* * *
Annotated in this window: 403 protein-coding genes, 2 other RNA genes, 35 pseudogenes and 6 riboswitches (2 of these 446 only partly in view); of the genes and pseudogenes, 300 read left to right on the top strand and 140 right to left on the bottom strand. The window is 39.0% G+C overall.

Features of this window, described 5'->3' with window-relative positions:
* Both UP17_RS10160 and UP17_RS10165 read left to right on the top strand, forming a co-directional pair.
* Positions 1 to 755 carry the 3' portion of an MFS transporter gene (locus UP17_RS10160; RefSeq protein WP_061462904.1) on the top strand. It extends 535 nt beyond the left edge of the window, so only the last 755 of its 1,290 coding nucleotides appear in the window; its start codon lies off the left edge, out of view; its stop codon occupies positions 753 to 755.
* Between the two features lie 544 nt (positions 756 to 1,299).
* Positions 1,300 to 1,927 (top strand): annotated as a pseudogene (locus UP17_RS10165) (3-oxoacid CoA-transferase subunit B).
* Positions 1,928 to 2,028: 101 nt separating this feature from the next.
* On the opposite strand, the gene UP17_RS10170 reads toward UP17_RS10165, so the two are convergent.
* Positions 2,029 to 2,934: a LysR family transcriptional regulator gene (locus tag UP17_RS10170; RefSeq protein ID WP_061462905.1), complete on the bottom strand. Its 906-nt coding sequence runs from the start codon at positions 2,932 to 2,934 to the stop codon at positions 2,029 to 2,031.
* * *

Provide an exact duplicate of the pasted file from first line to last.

Annotated in this window: 403 protein-coding genes, 2 other RNA genes, 35 pseudogenes and 6 riboswitches (2 of these 446 only partly in view); of the genes and pseudogenes, 300 read left to right on the top strand and 140 right to left on the bottom strand. The window is 39.0% G+C overall.

Features of this window, described 5'->3' with window-relative positions:
* Both UP17_RS10160 and UP17_RS10165 read left to right on the top strand, forming a co-directional pair.
* Positions 1 to 755 carry the 3' portion of an MFS transporter gene (locus UP17_RS10160; RefSeq protein WP_061462904.1) on the top strand. It extends 535 nt beyond the left edge of the window, so only the last 755 of its 1,290 coding nucleotides appear in the window; its start codon lies off the left edge, out of view; its stop codon occupies positions 753 to 755.
* Between the two features lie 544 nt (positions 756 to 1,299).
* Positions 1,300 to 1,927 (top strand): annotated as a pseudogene (locus UP17_RS10165) (3-oxoacid CoA-transferase subunit B).
* Positions 1,928 to 2,028: 101 nt separating this feature from the next.
* On the opposite strand, the gene UP17_RS10170 reads toward UP17_RS10165, so the two are convergent.
* Positions 2,029 to 2,934: a LysR family transcriptional regulator gene (locus tag UP17_RS10170; RefSeq protein ID WP_061462905.1), complete on the bottom strand. Its 906-nt coding sequence runs from the start codon at positions 2,932 to 2,934 to the stop codon at positions 2,029 to 2,031.